Alex Mabie, JHU:
This summer, the Icelandic government revealed that it is set to lift capital controls from its economy. This announcement was met with sweeping satisfaction across the country. What are capital controls, why were they so unpopular, and were they necessary?
The Icelandic economy is small, open, and primarily resource-based: built on fishing, aluminum smelting, tourism, and – more recently – financial services. For most of recent history, it has been relatively stable – even boring.
In October 2008, the Nordic island suffered the biggest banking crisis in history relative to the size of an economy. Its three main banks, Glitnir, Kaupthing, and Landsbanki, couldn’t avoid the deterioration in global financial markets following the September collapse of Lehman Brothers. Amidst the turmoil, investors scurried for the exits, beginning to convert their Icelandic assets into foreign currencies. As a result, Iceland’s currency, the krona, sharply plummeted in value.
Had no action been taken on the part of the Icelandic government, sustained currency depreciation would have posed deadly implications for its economy. Icelanders would have struggled to repay loans taken out in stronger, foreign currencies. Additionally, imports would have grown more expensive, fueling inflation. These inflated prices would subsequently induce an erosive effect on Icelandic households’ disposable income. Promptly following the failures of the three banks, the Icelandic government introduced capital controls in November to stabilize the krona.
Generally speaking, capital controls simply limit the amount of foreign capital that enters and exits an economy. In Iceland’s case, the policy prevented investors from selling off their Icelandic assets and converting their proceeds into a foreign currency, which would have exacerbated the downward pressure on the value of Iceland’s currency and fueled rampant inflation. The controls also restricted investors abroad in possession of krona-denominated assets from receiving hard-currency returns. Such returns would have given investors the opportunity to sell their assets for krona and then exchange these krona proceeds for other currencies. Overall, these measures reined in the krona’s deprecation.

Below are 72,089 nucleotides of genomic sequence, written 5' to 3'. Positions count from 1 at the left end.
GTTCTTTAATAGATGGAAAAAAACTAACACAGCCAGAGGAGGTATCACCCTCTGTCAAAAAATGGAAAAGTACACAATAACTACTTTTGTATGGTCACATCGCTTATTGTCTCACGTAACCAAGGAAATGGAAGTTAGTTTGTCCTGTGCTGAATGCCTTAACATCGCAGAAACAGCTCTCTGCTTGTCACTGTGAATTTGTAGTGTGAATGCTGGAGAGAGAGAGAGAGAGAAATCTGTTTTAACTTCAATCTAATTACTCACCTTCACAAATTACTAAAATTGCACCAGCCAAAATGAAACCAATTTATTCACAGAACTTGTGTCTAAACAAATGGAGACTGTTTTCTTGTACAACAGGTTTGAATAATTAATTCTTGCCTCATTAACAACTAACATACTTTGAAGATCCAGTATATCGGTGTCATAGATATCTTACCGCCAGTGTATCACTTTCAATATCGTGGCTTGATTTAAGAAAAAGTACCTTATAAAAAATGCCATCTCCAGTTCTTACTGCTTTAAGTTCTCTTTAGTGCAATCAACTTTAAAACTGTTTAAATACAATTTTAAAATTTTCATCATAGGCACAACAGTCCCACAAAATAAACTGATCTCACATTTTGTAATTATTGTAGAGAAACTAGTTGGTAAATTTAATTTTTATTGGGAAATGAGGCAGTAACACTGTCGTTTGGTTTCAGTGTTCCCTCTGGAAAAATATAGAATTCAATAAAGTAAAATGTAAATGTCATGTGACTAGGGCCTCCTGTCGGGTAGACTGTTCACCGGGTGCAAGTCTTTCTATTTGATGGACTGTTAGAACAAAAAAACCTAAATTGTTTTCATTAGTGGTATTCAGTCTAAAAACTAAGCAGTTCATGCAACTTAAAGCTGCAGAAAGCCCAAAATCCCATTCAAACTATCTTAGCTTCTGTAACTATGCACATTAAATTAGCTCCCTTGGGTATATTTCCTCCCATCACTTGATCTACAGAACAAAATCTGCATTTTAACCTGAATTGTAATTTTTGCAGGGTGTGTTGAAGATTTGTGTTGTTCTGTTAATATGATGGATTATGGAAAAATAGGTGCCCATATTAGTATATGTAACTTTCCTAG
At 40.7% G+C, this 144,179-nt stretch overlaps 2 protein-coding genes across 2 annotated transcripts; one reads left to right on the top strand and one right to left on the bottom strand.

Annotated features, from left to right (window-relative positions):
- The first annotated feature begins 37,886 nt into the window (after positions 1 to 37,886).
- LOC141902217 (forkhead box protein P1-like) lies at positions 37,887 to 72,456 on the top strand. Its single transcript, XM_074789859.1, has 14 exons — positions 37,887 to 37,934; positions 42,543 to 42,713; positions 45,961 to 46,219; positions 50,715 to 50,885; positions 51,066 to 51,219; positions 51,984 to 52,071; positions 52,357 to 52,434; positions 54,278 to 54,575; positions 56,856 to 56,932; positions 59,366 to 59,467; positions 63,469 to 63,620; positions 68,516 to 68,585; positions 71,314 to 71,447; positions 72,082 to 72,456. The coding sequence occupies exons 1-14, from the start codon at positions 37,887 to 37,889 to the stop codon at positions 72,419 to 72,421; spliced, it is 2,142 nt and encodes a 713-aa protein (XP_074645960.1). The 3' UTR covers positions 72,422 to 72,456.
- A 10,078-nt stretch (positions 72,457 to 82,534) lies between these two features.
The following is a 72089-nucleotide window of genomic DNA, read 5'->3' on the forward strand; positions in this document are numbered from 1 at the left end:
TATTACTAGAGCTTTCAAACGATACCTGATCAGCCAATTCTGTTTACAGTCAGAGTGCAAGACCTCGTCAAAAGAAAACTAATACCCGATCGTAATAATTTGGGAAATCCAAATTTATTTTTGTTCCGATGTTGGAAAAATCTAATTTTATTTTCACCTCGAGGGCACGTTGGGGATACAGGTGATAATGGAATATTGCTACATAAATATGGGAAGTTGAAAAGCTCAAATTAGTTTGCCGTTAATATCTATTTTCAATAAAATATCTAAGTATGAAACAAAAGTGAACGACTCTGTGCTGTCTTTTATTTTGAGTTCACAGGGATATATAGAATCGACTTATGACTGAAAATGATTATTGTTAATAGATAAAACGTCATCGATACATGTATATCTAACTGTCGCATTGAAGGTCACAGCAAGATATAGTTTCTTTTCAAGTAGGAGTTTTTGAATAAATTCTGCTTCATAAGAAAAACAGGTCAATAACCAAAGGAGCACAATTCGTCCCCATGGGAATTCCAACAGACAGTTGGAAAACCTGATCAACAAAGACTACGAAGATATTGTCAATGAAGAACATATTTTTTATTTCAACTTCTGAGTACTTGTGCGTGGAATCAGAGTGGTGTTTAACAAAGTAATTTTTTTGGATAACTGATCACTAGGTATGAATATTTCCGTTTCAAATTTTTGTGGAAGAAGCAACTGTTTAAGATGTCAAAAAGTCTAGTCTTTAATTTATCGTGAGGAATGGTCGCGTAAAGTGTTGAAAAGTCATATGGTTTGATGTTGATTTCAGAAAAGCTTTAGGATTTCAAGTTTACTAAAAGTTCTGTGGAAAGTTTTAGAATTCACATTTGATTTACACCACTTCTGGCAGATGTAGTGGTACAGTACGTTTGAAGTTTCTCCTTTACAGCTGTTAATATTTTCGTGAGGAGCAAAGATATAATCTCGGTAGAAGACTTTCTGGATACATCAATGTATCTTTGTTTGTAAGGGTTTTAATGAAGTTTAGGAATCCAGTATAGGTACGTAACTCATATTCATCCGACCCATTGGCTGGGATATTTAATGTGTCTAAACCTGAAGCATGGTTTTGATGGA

The benefits of the use of capital controls in Iceland seem clear. However, the economic community is extremely divided on the issue. While some argue that controls were necessary to prop up the krona, others denounce it as a tool only effective in the short-term. Icelandic economists Ragnar Arnaso and Jon Danielson go further in asserting that the controls should not have been used at all.
According to Arnaso and Danielson, capital controls have only hurt Iceland. The two maintain that the controls have not only thwarted economic growth but that policy has also violated the civil rights of Icelanders. They point out that “any individual seeking to emigrate from Iceland is at least partially locked in by the capital controls by virtue of not being able to transfer his or her abroad.” They view this restriction as a blatant disregard to Icelanders’ civil rights and to democratic principles at large, citing Iceland’s legal commitment to the Freedom of Movement For Workers as mandated by the Four European Freedoms.
As far as the economics are concerned, Arnaso and Danielson say that capital controls have weakened the competitive position of Icelandic industry and undermined the trust of those who have invested in the Icelandic economy. A superior policy response would have been the imposition of special taxes on speculative flows of capital. This, at least, would have been an easier measure to scale back. More than anything, it is the continued presence of capital controls that irks Arnaso and Danielson the most. According to them, this has hindered a complete economic recovery.
Indeed, capital controls have been the most frustrating detail of the matter for Icelanders. A measure that was introduced as a temporary solution to Iceland’s shambled condition dragged on for nearly seven years, much longer than anybody had anticipated. Most of Iceland’s residents saw little merit in the existence of controls after their short-term capacities expired with the stabilization of the krona in early 2009.
Whether capital controls were truly necessary for Iceland’s survival remains to be seen. However, the beauty of our economic world (and perhaps its biggest peril) is that it is dominated by business cycles, peaks and troughs that shape the wealth of nations. We know that another downturn is inevitable; we just don’t know when it’s coming. Only then will Iceland have the impetus to implement a different recessionary tool, at which point policy makers in Iceland and around the world can assess how it sizes up to 2008’s capital controls experiment.